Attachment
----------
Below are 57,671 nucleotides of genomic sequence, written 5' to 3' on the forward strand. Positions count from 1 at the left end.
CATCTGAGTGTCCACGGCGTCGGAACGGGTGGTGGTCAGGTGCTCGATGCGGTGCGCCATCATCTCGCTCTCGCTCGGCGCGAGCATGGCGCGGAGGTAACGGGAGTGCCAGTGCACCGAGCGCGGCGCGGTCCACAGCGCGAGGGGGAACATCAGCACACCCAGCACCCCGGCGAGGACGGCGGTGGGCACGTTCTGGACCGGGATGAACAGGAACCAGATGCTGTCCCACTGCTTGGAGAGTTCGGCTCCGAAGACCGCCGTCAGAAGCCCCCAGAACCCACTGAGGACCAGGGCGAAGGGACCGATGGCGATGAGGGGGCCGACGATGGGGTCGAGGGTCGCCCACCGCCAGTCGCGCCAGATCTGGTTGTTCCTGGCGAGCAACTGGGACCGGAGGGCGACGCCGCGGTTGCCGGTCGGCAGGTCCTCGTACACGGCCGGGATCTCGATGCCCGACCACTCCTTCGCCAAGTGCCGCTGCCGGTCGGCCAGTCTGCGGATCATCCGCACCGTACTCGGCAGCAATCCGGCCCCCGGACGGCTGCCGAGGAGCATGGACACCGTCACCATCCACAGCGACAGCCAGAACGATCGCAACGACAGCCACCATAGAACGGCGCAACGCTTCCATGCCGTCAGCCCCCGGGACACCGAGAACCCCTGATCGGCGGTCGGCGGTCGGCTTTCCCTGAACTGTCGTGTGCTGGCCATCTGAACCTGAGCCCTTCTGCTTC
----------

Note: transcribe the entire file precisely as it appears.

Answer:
Below are 57,671 nucleotides of genomic sequence, written 5' to 3' on the forward strand. Positions count from 1 at the left end.
CATCTGAGTGTCCACGGCGTCGGAACGGGTGGTGGTCAGGTGCTCGATGCGGTGCGCCATCATCTCGCTCTCGCTCGGCGCGAGCATGGCGCGGAGGTAACGGGAGTGCCAGTGCACCGAGCGCGGCGCGGTCCACAGCGCGAGGGGGAACATCAGCACACCCAGCACCCCGGCGAGGACGGCGGTGGGCACGTTCTGGACCGGGATGAACAGGAACCAGATGCTGTCCCACTGCTTGGAGAGTTCGGCTCCGAAGACCGCCGTCAGAAGCCCCCAGAACCCACTGAGGACCAGGGCGAAGGGACCGATGGCGATGAGGGGGCCGACGATGGGGTCGAGGGTCGCCCACCGCCAGTCGCGCCAGATCTGGTTGTTCCTGGCGAGCAACTGGGACCGGAGGGCGACGCCGCGGTTGCCGGTCGGCAGGTCCTCGTACACGGCCGGGATCTCGATGCCCGACCACTCCTTCGCCAAGTGCCGCTGCCGGTCGGCCAGTCTGCGGATCATCCGCACCGTACTCGGCAGCAATCCGGCCCCCGGACGGCTGCCGAGGAGCATGGACACCGTCACCATCCACAGCGACAGCCAGAACGATCGCAACGACAGCCACCATAGAACGGCGCAACGCTTCCATGCCGTCAGCCCCCGGGACACCGAGAACCCCTGATCGGCGGTCGGCGGTCGGCTTTCCCTGAACTGTCGTGTGCTGGCCATCTGAACCTGAGCCCTTCTGCTTC